In a recent study led by University College London (UCL) researchers, a large-scale comparison of direct oral anticoagulants (blood thinners) commonly recommended for irregular heartbeats revealed the drug with the lowest risk of bleeding.
According to research published in the journal Dr History of Internal MedicineApixaban, one of the two most popular direct oral anticoagulants (DOACs), has the lowest risk of gastrointestinal bleeding and is as effective as other DOACs in preventing stroke and other side effects.
More than 33 million people worldwide suffer from atrial fibrillation, which causes a slow or irregular heartbeat; DOACs are used to prevent stroke in these patients. Compared to warfarin, the former standard of care, they are now more widely used because they require less follow-up monitoring (which was especially helpful during the Covid-19 outbreak) and have a lower risk of side effects.
The new study evaluated the efficacy and risk of adverse effects of the four most commonly used DOACs. They examined data from nearly 500,000 new DOAC users in the UK, France, Germany and the US, including 281,320 apixaban users, 61,008 dabigatran users, 12,722 edoxaban users and 172,176 rivaroxaban users.
They found that all four drugs were comparable in outcomes for ischemic stroke, brain bleeds and all-cause mortality. At the same time, they identified a difference in the risk of gastrointestinal bleeding, one of the most common side effects of DOACs.
The study revealed that apixaban stood out as having a lower risk of gastrointestinal bleeding, with a 19–28% lower risk when compared directly with each of the other three DOACs.
The researchers found that their findings held true only when looking at data from those over 80 and those with chronic kidney disease, two groups that are often underrepresented in clinical trials.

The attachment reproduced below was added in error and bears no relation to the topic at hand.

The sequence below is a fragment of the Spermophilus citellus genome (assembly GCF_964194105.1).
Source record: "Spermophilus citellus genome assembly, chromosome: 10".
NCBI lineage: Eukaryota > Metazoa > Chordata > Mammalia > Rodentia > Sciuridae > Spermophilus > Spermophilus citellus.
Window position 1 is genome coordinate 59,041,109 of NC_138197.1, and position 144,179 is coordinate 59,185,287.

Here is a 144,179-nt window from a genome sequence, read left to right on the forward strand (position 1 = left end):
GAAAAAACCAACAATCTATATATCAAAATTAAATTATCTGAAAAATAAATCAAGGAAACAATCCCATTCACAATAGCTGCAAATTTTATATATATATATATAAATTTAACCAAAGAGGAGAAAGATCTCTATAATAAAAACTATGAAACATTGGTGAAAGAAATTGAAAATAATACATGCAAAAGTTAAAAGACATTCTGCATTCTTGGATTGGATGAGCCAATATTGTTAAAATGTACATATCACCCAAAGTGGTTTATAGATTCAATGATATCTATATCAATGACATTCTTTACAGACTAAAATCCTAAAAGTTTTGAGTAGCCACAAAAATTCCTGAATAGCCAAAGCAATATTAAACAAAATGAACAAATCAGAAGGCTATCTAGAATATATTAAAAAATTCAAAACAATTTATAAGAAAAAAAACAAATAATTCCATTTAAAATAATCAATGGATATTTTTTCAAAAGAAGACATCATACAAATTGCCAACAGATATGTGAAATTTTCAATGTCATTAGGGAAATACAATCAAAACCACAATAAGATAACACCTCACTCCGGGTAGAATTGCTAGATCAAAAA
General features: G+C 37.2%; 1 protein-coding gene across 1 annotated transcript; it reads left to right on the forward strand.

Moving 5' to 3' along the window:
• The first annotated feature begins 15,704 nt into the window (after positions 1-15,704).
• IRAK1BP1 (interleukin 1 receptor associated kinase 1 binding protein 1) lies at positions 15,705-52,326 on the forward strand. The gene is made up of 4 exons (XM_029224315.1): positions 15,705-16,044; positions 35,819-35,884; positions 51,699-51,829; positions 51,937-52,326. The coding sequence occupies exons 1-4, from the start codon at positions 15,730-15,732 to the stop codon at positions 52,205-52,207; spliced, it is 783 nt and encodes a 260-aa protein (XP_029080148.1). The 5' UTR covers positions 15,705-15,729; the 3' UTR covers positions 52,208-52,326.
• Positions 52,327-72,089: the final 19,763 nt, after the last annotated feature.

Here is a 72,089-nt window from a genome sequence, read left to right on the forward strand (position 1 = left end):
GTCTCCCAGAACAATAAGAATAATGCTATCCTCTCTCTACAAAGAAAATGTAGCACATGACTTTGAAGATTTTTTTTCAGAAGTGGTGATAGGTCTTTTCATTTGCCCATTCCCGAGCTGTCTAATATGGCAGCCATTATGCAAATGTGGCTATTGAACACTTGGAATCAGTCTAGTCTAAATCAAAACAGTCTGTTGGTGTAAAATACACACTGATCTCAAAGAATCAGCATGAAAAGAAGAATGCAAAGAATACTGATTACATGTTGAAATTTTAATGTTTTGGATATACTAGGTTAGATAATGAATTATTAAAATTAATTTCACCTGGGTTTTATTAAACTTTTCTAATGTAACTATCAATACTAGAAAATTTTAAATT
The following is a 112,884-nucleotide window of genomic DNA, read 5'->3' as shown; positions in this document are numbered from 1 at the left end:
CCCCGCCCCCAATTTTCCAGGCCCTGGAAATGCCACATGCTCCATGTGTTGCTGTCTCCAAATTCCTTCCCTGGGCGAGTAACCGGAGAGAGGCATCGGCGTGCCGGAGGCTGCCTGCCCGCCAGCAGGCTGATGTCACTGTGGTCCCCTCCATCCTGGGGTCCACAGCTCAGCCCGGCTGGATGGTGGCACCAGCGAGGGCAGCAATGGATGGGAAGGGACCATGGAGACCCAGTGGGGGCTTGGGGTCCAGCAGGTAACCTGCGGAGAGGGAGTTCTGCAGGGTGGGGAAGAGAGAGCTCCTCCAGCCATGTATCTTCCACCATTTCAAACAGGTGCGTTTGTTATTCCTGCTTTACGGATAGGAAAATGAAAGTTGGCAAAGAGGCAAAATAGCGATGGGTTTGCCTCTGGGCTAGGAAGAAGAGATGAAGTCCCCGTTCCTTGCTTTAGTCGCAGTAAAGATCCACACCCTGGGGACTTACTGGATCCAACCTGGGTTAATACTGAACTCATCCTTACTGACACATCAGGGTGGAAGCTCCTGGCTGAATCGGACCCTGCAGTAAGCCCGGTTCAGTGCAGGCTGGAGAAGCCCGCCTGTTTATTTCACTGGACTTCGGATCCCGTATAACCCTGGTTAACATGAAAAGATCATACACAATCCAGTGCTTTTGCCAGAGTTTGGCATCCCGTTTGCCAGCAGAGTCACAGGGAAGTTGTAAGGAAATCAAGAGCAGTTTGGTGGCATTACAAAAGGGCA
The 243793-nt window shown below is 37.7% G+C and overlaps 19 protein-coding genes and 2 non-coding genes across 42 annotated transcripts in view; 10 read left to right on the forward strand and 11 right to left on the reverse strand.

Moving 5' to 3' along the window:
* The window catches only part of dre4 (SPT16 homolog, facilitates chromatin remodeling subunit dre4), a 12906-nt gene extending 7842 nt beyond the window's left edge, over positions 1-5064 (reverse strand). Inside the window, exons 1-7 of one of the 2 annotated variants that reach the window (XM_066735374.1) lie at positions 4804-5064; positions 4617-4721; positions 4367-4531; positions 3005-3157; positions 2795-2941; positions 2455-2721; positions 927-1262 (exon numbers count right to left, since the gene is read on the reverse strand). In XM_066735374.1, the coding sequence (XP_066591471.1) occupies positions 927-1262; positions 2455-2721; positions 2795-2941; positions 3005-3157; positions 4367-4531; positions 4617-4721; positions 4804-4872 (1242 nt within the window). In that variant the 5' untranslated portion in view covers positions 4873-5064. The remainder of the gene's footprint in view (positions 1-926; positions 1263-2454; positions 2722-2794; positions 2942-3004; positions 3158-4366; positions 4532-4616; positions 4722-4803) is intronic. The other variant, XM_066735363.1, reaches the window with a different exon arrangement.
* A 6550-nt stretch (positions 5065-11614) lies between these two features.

Co-lead author Dr Wallis Lau (UCL School of Pharmacy) said: “Direct oral anticoagulants have been prescribed with increasing frequency worldwide in recent years, but evidence comparing them directly is limited. Our results indicate that apixaban may be preferable to other blood thinners due to lower rates of gastrointestinal bleeding and similar rates of stroke, which we hope will be supported by randomized controlled trials.”
He concludes, “As with all drugs, the potential risks and benefits may differ between people, so it will still be necessary to consider the full spectrum of outcomes and side effects for each patient.”
References: Wallis CY Lau, Ph.D., Carmen Olga Torre, MSc, Kenneth Casey Mann, Ph.D., Henry, Carmen Olga Torre, Comparative Efficacy and Safety of Apixaban, Dabigatran, Edoxaban, and Rivaroxaban in Patients With Atrial Fibrillation, Ph.D., Sarah Seager, BA, Mui Van Zandt, BSc, Christian Reich, MD, Jing Li, MS, Jack Brewster, Ph.D., Gregory YH Lip, MD, Aroon D. Hingorani, Ph.D. , Li Wei, Ph.D. and Ian CK Wong, PhD, November 2022, History of Internal Medicine.